Sunday 26 January 2014

Paranormal and Public Transport [2]

Why this interest in Cottingley anyway?

fbb was at Nab Wood Crematorium, off the main Bradford to Keighley Road (A650).
Cottingley is a few stops westwards, just past the roundabout that leads to the Shipley by-pass. But our journey goes back to 1917 and some stunning photographs taken by two young ladies in the woods behind their house. See "Paranormal and Public Transport [1]" (read again).

In Cottingley.
Obviously a fake! Or is it?

What increased public interest and public belief in the veracity of these images was the involvement of Arthur Conan Doyle, he of Sherlock Holmes Fame.
He was a theosophist ...

Theosophy (from Greek θεός theos, divine + σοφία sophia, wisdom) refers to systems of esoteric philosophy concerning, or investigation seeking direct knowledge of, presumed mysteries of being and nature, particularly concerning the nature of divinity. The theosophist seeks to understand the mysteries of the universe and the bonds that unite the universe, humanity, and the divine. The goal of theosophy is to explore the origin of divinity and humanity, and the world. From investigation of those topics, theosophists try to discover a coherent description of the purpose and origin of the universe.

 ... and life "on other planes" was a thoroughly acceptable part of his beliefs. Arthur published the pictures and, in so doing, supported the view that the snaps were genuine.
Other equally tantalising images appeared (five in all) and debate ranged for many years; but in Post War Britain interest faded until, in the 1980s, a keen reporter resurrected the story.

The simplistic view is that the girls took photographs of themselves in suitable poses, printed the images then stuck cut outs of the fairies on the print and then took photos of the photos. The ethereal creatures are very similar to illustrations from this book ...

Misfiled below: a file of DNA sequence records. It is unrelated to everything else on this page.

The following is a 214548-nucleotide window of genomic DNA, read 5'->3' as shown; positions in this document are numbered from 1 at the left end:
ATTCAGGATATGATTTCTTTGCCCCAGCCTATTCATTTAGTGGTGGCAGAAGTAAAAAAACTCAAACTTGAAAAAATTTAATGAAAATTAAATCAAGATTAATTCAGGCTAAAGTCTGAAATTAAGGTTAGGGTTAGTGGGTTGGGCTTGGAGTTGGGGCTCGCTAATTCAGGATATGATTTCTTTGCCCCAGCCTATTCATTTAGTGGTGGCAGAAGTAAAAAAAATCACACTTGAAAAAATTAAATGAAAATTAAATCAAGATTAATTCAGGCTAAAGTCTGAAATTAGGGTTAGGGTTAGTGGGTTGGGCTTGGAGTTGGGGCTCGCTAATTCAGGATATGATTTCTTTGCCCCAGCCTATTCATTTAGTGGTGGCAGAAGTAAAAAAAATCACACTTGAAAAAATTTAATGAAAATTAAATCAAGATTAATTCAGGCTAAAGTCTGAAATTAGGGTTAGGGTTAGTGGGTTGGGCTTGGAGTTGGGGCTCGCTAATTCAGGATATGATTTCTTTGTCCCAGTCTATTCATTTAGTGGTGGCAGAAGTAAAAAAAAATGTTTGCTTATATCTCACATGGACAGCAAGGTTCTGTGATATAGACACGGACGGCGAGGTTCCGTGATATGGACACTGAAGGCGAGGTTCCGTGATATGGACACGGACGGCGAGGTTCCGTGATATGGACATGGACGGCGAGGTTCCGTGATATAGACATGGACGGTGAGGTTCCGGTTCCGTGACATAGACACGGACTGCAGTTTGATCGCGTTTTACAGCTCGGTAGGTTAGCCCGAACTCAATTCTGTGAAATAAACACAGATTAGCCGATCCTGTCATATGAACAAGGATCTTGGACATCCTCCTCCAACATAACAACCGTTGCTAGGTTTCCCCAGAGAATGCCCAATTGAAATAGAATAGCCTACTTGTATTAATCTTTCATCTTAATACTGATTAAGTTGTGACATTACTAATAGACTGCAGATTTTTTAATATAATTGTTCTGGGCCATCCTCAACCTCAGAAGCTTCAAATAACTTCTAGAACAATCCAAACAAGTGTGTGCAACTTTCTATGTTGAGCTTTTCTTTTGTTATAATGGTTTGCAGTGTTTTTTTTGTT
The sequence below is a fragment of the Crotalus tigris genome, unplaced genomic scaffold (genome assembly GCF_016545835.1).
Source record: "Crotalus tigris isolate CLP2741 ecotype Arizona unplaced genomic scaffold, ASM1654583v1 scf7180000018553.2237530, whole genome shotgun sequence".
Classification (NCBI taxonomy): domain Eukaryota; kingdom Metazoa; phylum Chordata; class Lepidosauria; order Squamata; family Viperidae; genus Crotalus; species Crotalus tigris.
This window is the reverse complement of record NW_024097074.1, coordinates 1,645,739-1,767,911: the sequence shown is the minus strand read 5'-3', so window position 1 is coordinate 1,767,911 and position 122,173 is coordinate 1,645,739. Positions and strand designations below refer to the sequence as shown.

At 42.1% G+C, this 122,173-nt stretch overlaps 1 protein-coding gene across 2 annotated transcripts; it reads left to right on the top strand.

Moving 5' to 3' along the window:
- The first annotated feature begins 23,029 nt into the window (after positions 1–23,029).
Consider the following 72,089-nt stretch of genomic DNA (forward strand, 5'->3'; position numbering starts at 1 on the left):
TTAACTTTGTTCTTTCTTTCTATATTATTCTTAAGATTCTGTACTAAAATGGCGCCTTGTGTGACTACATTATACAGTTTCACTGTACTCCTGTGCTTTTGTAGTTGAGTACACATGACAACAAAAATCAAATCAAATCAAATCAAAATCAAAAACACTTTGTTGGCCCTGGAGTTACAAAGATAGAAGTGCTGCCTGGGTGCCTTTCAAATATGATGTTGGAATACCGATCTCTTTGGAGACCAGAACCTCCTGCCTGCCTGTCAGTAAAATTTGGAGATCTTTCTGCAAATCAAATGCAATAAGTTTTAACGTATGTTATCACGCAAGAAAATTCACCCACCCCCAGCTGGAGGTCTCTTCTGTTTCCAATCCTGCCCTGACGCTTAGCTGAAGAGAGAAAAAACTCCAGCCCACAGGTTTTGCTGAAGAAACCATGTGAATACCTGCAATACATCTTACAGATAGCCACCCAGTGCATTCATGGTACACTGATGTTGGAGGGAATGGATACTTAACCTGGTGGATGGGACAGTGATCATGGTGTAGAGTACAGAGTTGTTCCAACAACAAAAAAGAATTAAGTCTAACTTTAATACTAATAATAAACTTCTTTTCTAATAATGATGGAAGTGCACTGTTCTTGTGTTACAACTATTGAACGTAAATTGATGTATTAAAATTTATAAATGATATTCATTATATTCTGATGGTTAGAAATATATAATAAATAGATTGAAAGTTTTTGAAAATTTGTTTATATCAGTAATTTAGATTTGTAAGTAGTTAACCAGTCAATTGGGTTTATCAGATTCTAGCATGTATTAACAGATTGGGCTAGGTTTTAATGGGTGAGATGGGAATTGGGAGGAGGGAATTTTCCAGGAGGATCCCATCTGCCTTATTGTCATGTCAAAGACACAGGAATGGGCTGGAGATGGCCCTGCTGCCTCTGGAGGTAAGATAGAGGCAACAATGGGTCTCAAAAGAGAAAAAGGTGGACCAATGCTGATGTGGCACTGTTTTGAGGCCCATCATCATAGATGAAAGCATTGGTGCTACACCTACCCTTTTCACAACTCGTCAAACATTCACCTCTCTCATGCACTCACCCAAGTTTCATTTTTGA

... popular at the time. The images are, indeed, similar ...
... but not the same. Assuming the girls did create fakes, they must have been extremely skillful indeed. Enlargements showed no signs of scissor-cut edges and the wings, not present in the book illustrations, have been added exquisitely.

Lest our loyal blog readers are verging towards belief, the surviving sister did, eventually admit to the deception; but not to how they did it!. Despite this, others have visited the beck and "seen the fairies" but without such "effective" photographic evidence.

As yet, no First or Transdev bus drivers have reported any young lady passengers in diaphanous costume with unusual dorsal appendages. But if they did see anything, would they dare admit it?
Cottingley Bridge bus stop : May 2004

Meanwhile we need to complete the picture; just in case any of our readers wish to journey to Cottingley for a bit of fairy-spotting.
Don't go by train! There is a station at Cottingley, opened in 1988 by West Yorkshire Metro (aka the PTE).
But it's Cottingley Leeds; whereas the fairy-tale village of Cottingley is technically in Bradford. The Leeds verson used to be an estate of post-war pre-fabs ...
... subsequently replaced by much improved housing (?).
The estate lies quite close to Elland Road where a once-famous footy team has its home ground.
Services 3 ans 3A (FirstBus) run to Cottingley in the evenings and on Sundays. The 55 (FirstBus)  runs every 30 mins Monday to Saturday daytime from Leeds to Morley via Holbeck, Elland Road and the Cottingley loop. The 87, shown on the map, appears to have disappeared since the cartography was created. A search on the WYMetro journey planner was somewhat unhelpful.
Maybe it's all gone to be with the fairies!

There are, however, plenty of buses along the Ring Road (Beeston), calling at Drysalters.
Serving good beer and good advice,

"Get an £8 4-pint jug to save money and save queuing on match days." 

fbb can't wait!

A final puzzle picture, linking us back to the ethereal, possibly?
What is it? Answer tomorrow!

 Next rail blog : Monday 27th January 


  1. At first glance, your mystery photo has railway connections. The curving roof, the many windows down both sides, the corridor along the right hand side. Yes, it must be a railway carriage.

    But, wait, it's made of blocks. And the compartments look to have no seats, but some form of bottom discharge.

    Could it be lavatorial ?

  2. Re Cottingley, I believe the 87 still does run - see timetable at
    It is a rather circuitous service running hourly between Bramley, Leeds City Centre, Hunslet, Middleton, Cottingley, Morley and East Ardsley (Thorpe-on-the-Hill). If you ever want a tour of the delights of South Leeds, it's probably hard to beat !

  3. Thank NMcB. I have now found it. I suspect that I was looking for "Cottingley" and, as the 87 has no point time there, the confuser system couldn't find it : or, as my mother used to say, I should have looked more carefully!